The new officers and their field stations are: Eric Benjamin, Warroad No. 1; Hannah Cowden, Warroad No. 2; Marc Hopkins, Tower; Nick Klehr, Litchfield; Joe Kulhanek, Hastings; Bill Landmark, Moorhead; Chelsie Leuthardt, Bloomington; Nick Prachar, Baudette No. 1; Beau Shroyer, Remer; and Jim Van Asch, International Falls No. 2.
The 16-week field training followed graduation from the 12-week Conservation Officer Academy at Camp Ripley.
During field training, recruits are paired with experienced conservation officers to gain on-the-job training for natural resources management and law enforcement-related activities before receiving their initial field station assignments.
“When our recruits finish our academy, we know that they have received the best training available anywhere, but we take it a step further with intensive field training with an experienced field officer,” Soring said.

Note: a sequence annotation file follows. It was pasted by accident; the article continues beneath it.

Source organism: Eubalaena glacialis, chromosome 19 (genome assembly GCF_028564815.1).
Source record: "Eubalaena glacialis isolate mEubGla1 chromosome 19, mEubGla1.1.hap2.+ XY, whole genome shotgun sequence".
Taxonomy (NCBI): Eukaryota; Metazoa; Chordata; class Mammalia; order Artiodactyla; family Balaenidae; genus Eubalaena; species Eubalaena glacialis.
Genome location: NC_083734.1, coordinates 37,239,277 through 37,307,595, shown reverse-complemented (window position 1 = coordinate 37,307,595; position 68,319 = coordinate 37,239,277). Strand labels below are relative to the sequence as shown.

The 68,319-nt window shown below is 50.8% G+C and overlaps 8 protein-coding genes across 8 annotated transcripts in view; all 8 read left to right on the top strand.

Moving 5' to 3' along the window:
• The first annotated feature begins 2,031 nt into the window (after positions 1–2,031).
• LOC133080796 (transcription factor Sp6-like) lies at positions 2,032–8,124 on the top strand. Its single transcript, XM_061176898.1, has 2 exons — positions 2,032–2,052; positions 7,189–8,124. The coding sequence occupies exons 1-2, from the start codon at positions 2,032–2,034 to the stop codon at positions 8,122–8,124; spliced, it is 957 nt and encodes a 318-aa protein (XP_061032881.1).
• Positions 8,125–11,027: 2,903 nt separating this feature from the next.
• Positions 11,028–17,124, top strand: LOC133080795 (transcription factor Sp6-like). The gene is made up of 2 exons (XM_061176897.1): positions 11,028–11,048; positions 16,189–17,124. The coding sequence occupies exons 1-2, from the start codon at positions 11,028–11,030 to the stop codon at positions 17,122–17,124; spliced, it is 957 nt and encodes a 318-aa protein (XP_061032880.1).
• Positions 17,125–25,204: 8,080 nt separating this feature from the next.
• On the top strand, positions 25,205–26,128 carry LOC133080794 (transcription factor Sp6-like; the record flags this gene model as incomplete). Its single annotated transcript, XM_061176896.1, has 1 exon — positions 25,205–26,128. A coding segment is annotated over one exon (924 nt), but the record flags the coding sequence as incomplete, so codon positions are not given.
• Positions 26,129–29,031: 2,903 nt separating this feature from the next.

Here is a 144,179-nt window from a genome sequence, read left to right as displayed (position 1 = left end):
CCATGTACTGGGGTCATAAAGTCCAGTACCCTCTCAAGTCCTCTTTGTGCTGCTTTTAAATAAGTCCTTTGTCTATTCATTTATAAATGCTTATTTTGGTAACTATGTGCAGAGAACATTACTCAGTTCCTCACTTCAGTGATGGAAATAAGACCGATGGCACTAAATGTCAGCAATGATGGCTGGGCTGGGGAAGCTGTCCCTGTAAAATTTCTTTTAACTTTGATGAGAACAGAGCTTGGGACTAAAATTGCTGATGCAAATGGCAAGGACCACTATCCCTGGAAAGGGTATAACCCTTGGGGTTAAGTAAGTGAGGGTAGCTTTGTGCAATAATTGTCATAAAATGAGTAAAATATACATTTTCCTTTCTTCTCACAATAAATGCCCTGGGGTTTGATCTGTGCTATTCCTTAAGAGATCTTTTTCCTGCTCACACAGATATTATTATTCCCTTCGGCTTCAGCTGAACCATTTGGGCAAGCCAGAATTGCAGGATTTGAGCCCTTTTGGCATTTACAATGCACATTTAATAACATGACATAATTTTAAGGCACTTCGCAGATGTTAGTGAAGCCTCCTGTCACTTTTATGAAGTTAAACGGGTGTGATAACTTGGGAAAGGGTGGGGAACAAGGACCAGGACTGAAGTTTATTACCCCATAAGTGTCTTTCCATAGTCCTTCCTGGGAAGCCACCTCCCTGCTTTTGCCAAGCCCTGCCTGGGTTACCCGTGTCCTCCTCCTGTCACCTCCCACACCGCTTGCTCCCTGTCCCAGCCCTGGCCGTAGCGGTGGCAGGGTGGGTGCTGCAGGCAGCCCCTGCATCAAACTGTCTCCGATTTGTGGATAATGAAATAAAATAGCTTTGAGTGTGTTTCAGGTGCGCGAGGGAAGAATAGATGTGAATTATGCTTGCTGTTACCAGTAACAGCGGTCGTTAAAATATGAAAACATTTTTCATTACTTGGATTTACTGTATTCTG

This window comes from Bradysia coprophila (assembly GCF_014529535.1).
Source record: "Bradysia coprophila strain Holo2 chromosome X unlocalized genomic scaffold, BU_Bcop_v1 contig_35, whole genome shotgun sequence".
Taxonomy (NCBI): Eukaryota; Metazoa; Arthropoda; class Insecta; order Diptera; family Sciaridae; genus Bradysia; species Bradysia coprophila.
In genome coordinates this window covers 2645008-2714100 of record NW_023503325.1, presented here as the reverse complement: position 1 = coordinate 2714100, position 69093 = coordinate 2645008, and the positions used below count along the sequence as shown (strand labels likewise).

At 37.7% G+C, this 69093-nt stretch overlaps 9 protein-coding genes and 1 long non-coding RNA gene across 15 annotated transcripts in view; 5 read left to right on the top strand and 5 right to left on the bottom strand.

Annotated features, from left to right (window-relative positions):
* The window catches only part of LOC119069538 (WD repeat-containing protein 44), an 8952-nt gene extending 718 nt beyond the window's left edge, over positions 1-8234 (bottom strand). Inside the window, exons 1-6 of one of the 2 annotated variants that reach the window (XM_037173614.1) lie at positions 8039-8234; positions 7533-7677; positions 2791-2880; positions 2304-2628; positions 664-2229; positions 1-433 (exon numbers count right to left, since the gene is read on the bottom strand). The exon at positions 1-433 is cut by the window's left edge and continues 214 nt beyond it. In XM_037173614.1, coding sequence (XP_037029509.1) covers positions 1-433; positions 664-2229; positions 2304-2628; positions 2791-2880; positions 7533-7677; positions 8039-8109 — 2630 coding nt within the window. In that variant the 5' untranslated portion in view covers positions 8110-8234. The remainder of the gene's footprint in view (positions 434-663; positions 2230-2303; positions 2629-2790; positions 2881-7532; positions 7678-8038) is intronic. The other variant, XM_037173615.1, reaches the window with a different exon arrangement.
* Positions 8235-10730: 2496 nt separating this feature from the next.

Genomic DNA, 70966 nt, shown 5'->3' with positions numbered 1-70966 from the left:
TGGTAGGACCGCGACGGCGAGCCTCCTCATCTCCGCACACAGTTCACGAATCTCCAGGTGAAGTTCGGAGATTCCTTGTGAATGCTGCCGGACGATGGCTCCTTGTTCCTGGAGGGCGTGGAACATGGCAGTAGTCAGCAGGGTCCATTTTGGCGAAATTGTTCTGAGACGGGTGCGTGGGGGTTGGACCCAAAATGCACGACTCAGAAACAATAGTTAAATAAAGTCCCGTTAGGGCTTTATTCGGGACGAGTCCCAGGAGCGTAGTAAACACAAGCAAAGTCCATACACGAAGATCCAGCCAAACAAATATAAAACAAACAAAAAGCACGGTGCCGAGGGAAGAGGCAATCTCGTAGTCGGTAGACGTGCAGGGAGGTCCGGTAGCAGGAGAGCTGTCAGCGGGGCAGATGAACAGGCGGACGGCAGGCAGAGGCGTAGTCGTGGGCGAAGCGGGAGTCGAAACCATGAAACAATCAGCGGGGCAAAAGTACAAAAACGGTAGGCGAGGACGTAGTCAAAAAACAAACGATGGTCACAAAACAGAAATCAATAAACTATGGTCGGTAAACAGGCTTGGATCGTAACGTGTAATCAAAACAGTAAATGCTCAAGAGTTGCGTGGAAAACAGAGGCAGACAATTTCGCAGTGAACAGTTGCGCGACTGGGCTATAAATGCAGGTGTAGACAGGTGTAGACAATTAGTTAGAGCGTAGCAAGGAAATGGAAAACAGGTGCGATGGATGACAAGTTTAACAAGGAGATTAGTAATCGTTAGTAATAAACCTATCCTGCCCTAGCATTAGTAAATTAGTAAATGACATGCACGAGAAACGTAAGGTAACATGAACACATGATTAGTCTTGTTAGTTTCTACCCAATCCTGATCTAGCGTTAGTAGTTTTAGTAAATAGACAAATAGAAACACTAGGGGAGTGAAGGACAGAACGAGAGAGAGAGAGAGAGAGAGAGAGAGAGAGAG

Deadline nears for those seeking to serve on DNR fish work groups
From the DNR
Volunteers who want to join five citizen-agency work groups that will discuss how the Minnesota Department of Natural Resources manages fish have until Wednesday, Nov. 19, to apply.
There will be individual work groups for bass, catfish, panfish and walleye, and one that will focus on both northern pike and muskellunge.
Each group of 10 to 15 people will include volunteers and DNR staff who meet two to three times per year to discuss new research, population and harvest trends, and fisheries management.
Volunteers may apply to one of the five groups and citizens can nominate themselves.
Participants will be selected by the DNR and can serve a term of either two or three years.
Meetings average four to six hours including travel time.
The groups are advisory and do not make decisions on policy or fish management.
Go to www.mndnr.gov/fisheries/management/workgroup.html for more information or an application form.
Minnesota’s snowmobile trails open Dec. 1
From the DNR
Despite the recent snowfall throughout much of Minnesota, snowmobile trails are not yet ready for riding, according to the Minnesota Department of Natural Resources.